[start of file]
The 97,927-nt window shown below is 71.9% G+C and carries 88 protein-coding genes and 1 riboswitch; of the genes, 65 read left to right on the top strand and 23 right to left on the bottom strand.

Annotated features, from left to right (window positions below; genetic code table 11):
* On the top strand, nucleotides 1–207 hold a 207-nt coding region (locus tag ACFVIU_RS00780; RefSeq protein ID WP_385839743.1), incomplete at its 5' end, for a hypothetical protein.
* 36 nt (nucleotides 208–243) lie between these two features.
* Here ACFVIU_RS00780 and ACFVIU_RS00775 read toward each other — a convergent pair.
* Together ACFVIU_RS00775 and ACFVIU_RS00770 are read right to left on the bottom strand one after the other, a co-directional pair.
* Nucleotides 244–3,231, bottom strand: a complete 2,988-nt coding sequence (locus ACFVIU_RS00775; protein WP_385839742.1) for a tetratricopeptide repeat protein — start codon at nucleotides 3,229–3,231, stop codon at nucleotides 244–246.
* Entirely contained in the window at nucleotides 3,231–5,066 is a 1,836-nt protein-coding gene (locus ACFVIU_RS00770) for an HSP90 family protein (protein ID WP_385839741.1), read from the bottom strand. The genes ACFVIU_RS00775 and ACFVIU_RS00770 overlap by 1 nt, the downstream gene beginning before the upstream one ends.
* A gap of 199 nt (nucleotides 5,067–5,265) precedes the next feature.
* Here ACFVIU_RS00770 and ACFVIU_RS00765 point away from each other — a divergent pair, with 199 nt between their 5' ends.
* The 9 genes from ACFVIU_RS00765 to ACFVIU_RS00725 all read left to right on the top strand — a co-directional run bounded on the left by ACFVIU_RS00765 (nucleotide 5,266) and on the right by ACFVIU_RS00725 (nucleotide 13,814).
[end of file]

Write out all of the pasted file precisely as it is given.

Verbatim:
The 97,927-nt window shown below is 71.9% G+C and carries 88 protein-coding genes and 1 riboswitch; of the genes, 65 read left to right on the top strand and 23 right to left on the bottom strand.

Annotated features, from left to right (window positions below; genetic code table 11):
* On the top strand, nucleotides 1–207 hold a 207-nt coding region (locus tag ACFVIU_RS00780; RefSeq protein ID WP_385839743.1), incomplete at its 5' end, for a hypothetical protein.
* 36 nt (nucleotides 208–243) lie between these two features.
* Here ACFVIU_RS00780 and ACFVIU_RS00775 read toward each other — a convergent pair.
* Together ACFVIU_RS00775 and ACFVIU_RS00770 are read right to left on the bottom strand one after the other, a co-directional pair.
* Nucleotides 244–3,231, bottom strand: a complete 2,988-nt coding sequence (locus ACFVIU_RS00775; protein WP_385839742.1) for a tetratricopeptide repeat protein — start codon at nucleotides 3,229–3,231, stop codon at nucleotides 244–246.
* Entirely contained in the window at nucleotides 3,231–5,066 is a 1,836-nt protein-coding gene (locus ACFVIU_RS00770) for an HSP90 family protein (protein ID WP_385839741.1), read from the bottom strand. The genes ACFVIU_RS00775 and ACFVIU_RS00770 overlap by 1 nt, the downstream gene beginning before the upstream one ends.
* A gap of 199 nt (nucleotides 5,067–5,265) precedes the next feature.
* Here ACFVIU_RS00770 and ACFVIU_RS00765 point away from each other — a divergent pair, with 199 nt between their 5' ends.
* The 9 genes from ACFVIU_RS00765 to ACFVIU_RS00725 all read left to right on the top strand — a co-directional run bounded on the left by ACFVIU_RS00765 (nucleotide 5,266) and on the right by ACFVIU_RS00725 (nucleotide 13,814).